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Re-offending rates hit 12 year low

The overall proven reoffending rate was 28.1% for the October to December 2018 offender cohort, the lowest reoffending rate in the twelve-year timeseries.

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Drop in all reoffending rates

Last week (29 October 2020) the MoJ published the latest proven reoffending statistics for both adult and child (or juvenile as MoJ & ONS continue to refer to young people) offenders, including both those released from custody, and those who received a community sentence for the quarter between October to December 2018.

The figures aren’t published until almost two years later because a re-offence is defined as any offence committed in a one year follow-up period from either release from prison or the making of a non-custodial sentence plus a further six month waiting period to allow the offence to be proven in court and officially recorded.

Reoffending rates tend to fluctuate slightly but consistent drops of the magnitude found in this bullet are rare. The statistician cautions that “the impact of the COVID-19 pandemic may have had a reasonably small effect on the proven reoffending rates for the latest offender cohort but it is too early to tell”.

The headline findings are summarised in the graphic below:

Juvenile reoffending

The juvenile reoffending rate was 37.3%, a 0.7 percentage point decrease from the same quarter in the previous year. Of the approximately 6,000 juvenile offenders in the October to December 2018 cohort, just over 2,000 of them committed a reoffence within a one-year follow-up period (equivalent to around 8,000 proven reoffences). However, the number of offenders in the cohort has fallen by 88% since the same quarter in 2007 and has fluctuated between 36.3% and 43.6% over the years, creating a more volatile series. Those that reoffended committed on average 3.92 reoffences each.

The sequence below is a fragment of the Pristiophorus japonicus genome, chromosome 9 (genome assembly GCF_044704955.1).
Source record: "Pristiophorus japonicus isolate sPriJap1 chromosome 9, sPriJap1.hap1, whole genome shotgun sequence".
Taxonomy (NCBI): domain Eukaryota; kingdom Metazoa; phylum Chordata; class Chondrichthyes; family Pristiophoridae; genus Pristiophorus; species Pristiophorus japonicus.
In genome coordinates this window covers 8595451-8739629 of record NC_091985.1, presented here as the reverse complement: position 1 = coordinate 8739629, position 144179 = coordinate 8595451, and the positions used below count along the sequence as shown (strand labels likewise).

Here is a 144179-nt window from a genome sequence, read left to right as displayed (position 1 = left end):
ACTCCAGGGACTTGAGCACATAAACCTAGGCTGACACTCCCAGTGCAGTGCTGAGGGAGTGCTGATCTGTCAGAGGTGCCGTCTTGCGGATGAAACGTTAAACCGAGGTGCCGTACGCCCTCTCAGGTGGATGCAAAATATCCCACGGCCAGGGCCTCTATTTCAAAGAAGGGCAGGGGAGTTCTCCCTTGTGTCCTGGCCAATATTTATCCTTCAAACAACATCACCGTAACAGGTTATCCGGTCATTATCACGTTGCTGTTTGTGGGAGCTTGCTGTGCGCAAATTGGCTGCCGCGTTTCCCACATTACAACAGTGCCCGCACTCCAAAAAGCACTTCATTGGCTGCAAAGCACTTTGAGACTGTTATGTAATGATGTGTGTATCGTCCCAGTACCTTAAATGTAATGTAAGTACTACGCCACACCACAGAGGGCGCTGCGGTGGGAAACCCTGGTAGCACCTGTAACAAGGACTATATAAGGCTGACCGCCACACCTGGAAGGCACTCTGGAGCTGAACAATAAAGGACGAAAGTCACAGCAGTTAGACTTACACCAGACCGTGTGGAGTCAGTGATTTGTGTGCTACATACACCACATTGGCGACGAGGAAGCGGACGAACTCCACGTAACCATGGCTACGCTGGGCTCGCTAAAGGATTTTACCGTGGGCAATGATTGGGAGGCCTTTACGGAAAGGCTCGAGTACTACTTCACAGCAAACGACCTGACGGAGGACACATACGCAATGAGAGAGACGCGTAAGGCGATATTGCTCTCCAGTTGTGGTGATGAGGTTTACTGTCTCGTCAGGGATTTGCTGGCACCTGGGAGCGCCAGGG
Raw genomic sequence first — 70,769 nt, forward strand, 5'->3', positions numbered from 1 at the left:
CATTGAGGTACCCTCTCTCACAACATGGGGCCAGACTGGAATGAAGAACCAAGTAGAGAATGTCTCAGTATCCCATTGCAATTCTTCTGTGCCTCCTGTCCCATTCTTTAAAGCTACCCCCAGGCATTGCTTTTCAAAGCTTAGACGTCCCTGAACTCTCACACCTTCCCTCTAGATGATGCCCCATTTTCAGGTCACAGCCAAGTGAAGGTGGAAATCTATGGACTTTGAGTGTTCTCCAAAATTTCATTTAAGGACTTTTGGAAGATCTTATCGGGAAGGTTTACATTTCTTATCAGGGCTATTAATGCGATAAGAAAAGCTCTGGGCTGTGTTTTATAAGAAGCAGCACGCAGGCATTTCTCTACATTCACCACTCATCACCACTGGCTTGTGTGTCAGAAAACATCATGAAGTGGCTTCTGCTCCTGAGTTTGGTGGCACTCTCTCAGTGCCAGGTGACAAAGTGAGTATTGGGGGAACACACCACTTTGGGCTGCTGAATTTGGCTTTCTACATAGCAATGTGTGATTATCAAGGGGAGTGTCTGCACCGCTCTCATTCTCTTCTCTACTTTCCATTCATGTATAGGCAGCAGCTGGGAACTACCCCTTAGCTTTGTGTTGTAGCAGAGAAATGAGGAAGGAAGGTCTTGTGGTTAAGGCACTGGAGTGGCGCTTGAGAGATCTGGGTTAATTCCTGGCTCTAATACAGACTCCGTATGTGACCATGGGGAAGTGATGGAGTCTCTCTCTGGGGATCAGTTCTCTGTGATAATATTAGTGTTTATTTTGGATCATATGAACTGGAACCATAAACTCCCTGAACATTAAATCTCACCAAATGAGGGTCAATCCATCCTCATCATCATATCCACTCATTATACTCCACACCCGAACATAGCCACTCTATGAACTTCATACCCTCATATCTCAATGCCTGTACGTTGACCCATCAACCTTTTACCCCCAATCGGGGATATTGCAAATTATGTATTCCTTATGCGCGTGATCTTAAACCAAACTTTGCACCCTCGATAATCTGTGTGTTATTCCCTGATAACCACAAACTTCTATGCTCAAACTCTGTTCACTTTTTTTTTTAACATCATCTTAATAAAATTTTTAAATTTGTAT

Adult reoffending

The adult reoffending rate for the October to December 2018 cohort was 27.5% which is a 0.6 percentage point decrease from the same quarter in 2017; this is the lowest reoffending rate in the twelve-year timeseries which has fluctuated between 27.5% and 30.6%. Almost 101,000 proven reoffences were committed over the one-year follow-up period by around 25,000 of adults. Those that reoffended committed on average 3.97 reoffences; this represents a 0.05 decrease in reoffences compared to the same quarter in 2017 and the lowest adult frequency rate since April to June 2016.

The data compares the one year reoffending rate for different disposals. 

The proven reoffending rate for adult offenders starting a court order specifically was 31.2%, a 0.8% decrease since the same period in 2017 and a 5.5 percentage point decrease when compared to the same quarter in 2011, the year for which the PbR baseline was originally constructed for the Community Rehabilitation Company contracts.

The proven reoffending rate for adult offenders released from custody was 45.4%, a 2.1 percentage point decrease compared to the same quarter the previous year. However, adults who served sentences of 12 months or more reoffended at a substantially lower rate at 26.9% compared to those who served a sentence of less than 12 months at a rate of 61.0%. Those released from sentences of less than or equal to 6 months had a proven reoffending rate of 63.6%, a decrease of 1.9 percentage points since the same quarter in the previous year.

It is likely that the next reoffending bulletin will show a further drop in reoffending rates. This is because of the continuing backlog in the courts and the fact that more of the subsequent cohort will have been in their one year follow-up period during lockdown when we know that police recorded crime (for April-June quarter this year) fell by 19%. Indeed, it is likely to be some time before we have reoffending figures which can reliably be compared with the recent past.

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